Design and prototyping are consuming a majority of project time and budget.
- Creation/Maturation of artifacts (solution components, functional and technical specifications, IA, icons and design elements, etc.).
- Iteration on the above and more.
- Approval/Reject cycle.
We’re keeping a constant churn of dev-test-fix with QA and eliciting stakeholder feedback as new milestones are reached. Some minimal-for-critical-success criteria are in place to help manage a project under a rapid-churn like this:
- BDMs/TDMs are truly empowered to make decisions.
- Daily stand-ups are enforced.
- A task board or something like the SharePoint Project Task Tracker is in place for triage.
- Communication and visibility are embraced, hence “Daily stand-ups” above, but I’m more so referring to team support and successful execution here.
Let’s review progress on the UI, IA, and our first app.
The distribution of mobile and desktop focus is being refined and implemented. Shop-floor/mobile-ready app entry points are in the core UI (G-Code Lookup and Time Clock), and so are classroom oriented entry points for viewing assignments, grades, and linking to other sites for online learning.
These graphics are also closing on final sign-off, and they’re wired up to actual endpoints such as custom apps, document libraries, and external sites.
IA design and implementation are in a mixed state. Content types, site columns, and list definitions that are locked down (or are very close) have been implemented in Visual Studio and are deploying via WSP. Other definitions are being built on the front-end and will be migrated into our solution after approval. We see below, for example, our G-Code content-type and associated list defined in Visual Studio and implemented/deployed in SharePoint.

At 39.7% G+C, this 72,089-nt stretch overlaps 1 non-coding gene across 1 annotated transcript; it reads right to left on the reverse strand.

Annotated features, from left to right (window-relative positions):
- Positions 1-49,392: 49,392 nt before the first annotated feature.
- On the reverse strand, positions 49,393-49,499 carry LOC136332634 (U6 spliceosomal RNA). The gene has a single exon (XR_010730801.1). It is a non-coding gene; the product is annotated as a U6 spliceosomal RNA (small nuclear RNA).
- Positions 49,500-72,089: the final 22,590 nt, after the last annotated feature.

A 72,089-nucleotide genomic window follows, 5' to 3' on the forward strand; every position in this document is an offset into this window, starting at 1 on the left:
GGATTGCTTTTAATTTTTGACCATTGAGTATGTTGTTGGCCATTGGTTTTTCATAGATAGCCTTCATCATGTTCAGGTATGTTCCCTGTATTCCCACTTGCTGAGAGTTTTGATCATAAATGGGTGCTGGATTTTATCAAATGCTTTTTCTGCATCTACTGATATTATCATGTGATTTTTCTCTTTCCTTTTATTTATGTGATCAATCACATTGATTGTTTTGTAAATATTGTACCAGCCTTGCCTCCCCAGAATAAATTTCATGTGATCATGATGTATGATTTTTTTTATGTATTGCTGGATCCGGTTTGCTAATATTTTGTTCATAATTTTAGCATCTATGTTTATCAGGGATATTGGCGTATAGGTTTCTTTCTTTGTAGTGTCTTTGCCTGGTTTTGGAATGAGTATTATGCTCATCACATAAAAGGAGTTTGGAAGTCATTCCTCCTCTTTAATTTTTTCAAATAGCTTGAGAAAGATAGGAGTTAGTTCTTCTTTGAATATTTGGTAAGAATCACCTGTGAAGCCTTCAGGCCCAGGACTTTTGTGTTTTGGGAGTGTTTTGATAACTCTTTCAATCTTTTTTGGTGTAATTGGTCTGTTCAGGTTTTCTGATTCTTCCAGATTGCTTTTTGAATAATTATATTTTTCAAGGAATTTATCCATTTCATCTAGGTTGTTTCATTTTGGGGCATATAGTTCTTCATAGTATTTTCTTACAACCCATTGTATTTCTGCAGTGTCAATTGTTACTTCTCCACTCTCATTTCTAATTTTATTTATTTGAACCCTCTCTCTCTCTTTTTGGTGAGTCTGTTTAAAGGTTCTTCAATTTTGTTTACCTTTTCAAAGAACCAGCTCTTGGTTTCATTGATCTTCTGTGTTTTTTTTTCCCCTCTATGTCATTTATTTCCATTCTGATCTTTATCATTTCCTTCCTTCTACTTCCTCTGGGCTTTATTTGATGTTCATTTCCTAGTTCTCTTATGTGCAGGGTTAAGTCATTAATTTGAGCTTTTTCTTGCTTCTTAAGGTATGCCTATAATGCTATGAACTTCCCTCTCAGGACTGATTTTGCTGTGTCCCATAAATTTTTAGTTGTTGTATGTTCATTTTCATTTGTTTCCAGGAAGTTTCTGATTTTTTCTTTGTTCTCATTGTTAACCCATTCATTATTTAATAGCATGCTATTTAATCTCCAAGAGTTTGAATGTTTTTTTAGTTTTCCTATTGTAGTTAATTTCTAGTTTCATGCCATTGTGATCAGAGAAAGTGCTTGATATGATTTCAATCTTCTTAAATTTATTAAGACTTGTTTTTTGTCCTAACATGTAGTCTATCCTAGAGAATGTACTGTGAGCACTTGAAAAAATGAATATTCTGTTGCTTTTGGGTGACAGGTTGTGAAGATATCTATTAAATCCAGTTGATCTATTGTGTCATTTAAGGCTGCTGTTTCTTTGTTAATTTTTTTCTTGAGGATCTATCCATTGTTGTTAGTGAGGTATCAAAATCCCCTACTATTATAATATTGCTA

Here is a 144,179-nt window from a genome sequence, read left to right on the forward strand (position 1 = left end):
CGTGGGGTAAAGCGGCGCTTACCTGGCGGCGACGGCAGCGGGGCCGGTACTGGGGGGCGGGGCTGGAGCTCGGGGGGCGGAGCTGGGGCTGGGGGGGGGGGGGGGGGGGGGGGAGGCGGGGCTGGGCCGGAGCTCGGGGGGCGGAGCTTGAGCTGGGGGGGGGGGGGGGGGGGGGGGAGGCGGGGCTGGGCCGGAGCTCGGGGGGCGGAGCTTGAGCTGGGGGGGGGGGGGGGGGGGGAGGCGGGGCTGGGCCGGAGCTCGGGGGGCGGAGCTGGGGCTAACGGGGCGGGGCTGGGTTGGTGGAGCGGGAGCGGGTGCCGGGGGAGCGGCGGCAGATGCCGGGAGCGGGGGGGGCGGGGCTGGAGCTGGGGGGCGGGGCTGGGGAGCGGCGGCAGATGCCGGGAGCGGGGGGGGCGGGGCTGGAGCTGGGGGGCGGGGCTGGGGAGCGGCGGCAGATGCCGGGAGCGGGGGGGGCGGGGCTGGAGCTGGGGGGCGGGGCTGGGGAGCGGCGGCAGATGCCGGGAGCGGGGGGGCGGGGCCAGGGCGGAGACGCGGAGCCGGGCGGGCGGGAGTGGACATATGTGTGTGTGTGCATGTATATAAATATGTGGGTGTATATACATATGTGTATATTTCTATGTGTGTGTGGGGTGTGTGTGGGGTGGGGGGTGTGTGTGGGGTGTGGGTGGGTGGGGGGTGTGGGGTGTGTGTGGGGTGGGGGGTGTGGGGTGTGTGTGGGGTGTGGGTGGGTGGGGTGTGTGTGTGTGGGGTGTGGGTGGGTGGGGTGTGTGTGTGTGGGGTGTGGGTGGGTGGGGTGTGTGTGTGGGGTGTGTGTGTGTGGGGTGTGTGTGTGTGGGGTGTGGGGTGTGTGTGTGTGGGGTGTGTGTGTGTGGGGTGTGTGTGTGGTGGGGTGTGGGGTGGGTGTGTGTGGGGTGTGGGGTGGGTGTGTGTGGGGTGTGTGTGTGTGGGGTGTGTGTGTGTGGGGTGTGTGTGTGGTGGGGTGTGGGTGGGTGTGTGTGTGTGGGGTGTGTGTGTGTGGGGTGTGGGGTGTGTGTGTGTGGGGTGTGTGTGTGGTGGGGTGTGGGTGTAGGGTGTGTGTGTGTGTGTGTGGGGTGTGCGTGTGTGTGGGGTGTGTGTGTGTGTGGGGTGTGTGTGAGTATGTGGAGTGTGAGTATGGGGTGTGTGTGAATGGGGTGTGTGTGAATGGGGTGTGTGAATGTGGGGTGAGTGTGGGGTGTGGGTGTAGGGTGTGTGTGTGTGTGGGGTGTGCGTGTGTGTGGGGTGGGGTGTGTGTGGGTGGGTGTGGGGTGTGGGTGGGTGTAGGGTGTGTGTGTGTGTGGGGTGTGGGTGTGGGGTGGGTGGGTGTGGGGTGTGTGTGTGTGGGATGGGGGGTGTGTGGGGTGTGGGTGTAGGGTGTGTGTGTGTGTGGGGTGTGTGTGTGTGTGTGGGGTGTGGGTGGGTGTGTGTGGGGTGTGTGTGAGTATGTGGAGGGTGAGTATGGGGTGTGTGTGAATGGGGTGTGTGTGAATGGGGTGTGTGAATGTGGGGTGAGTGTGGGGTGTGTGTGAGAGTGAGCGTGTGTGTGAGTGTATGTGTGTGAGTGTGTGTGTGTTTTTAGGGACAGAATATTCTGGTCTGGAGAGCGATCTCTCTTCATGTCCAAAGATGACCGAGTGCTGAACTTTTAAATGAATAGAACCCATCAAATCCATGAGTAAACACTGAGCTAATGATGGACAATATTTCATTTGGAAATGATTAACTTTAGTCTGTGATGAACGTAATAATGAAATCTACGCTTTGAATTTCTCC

Apps: G-Code Lookup
When CNC Machinists program mills and lathes, they define their part programs using a series of codes that are prefixed with a representative character related to the codes’ function (e.g. G71 for canned cycle, M3 for spindle-on clockwise, T0202 for tool selection on a lathe, I-.125 to specify a radius, etc.). The broader part program specifies highly precise control over different materials as they collide at high speeds to produce parts ranging from a spring in a keyboard to airplane wings. A broad-stroke reference of “G Codes” is used during casual conversation when talking about the entire set of codes.
In an educational environment, and in a professional shop, the question of which G-Code means exactly what comes up often. It happens enough such that each machine has a chart of all the primary G/M codes permanently mounted to its structure. On a shop floor, the mounted reference chart is perfect, especially if you know exactly which code you’re looking for. There’s no need to pull out your phone or go to a kiosk when a perfectly structured chart that is specific to that machine is within a hand’s reach. However, in the lab or in a classroom, one is not standing in front of the machine. And, it’s not so easy to find a code on those mounted charts by keyword or description. For example, one may ask, “What code is coolant on”? With the mounted chart (which is in very fine print), you need to manually scan dozens of codes which may have that word present. So, we have a real-world problem that exists in both our environments (education and professional) and we have a solution that will work for both: the G-Code Lookup App.
- Must be as easy to use as the manual reference chart.
- Should scale well on a desktop and mobile.
- Enables machinists to search by exact-or-partial code, keywords, and description.
Here’s where we’ve landed so far…
Fidelity across Android, Internet Explorer, Firefox (not shown), and Chrome are 100%, and the app is connected to SharePoint via the JSOM.
In the near term we’ll clean-up the G-Code App to get it pushed for review and iteration, move on to the next app (Time Clock), keep building out the IA components, and start putting some structure around security and document management. There’s a lot more to do.